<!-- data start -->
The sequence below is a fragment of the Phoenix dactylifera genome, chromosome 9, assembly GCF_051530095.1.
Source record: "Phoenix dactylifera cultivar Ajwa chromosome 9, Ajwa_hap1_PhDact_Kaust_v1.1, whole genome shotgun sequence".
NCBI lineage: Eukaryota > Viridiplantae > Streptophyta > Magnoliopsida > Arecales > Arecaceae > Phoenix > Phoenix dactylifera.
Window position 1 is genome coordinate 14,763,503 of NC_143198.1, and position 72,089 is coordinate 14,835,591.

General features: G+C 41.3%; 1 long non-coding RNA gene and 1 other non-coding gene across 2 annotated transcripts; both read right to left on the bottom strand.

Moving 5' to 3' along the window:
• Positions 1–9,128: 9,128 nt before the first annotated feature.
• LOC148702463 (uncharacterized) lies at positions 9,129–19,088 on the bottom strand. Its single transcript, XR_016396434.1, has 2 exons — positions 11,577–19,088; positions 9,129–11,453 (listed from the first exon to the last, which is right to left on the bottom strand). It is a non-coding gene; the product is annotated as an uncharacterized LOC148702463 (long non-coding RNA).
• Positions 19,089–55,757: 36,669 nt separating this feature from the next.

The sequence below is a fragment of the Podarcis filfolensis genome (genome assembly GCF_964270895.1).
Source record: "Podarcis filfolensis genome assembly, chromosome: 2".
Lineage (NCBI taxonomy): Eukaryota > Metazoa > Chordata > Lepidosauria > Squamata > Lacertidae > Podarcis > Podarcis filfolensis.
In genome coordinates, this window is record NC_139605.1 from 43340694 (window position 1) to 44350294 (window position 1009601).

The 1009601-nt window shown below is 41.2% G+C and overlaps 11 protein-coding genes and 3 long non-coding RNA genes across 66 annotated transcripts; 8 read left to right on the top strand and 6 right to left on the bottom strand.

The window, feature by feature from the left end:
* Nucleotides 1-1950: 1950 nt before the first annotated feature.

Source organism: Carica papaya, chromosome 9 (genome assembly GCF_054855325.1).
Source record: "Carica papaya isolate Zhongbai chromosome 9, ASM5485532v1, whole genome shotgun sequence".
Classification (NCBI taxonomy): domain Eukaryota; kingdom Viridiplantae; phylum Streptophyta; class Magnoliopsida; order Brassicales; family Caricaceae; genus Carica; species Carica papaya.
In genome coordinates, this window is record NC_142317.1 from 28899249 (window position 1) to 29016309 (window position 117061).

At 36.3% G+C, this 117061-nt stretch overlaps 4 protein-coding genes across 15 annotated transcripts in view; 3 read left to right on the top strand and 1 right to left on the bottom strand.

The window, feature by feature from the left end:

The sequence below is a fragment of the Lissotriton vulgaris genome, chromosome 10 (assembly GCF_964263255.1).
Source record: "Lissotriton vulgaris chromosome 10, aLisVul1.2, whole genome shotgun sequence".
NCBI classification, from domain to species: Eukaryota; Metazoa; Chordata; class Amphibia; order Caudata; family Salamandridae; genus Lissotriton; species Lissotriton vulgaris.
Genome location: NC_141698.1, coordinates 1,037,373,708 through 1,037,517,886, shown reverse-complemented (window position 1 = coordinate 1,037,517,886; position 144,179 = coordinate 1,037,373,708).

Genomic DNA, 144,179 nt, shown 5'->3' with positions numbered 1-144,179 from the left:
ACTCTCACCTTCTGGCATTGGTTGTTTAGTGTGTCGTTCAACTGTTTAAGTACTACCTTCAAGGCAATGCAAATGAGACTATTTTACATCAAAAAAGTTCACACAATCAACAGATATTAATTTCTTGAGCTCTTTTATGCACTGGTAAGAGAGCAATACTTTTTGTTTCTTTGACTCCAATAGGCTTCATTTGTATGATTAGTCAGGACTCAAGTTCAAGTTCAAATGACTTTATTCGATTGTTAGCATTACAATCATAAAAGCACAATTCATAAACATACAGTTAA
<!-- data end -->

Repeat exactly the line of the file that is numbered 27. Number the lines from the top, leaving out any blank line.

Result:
Genomic DNA, 144,179 nt, shown 5'->3' with positions numbered 1-144,179 from the left: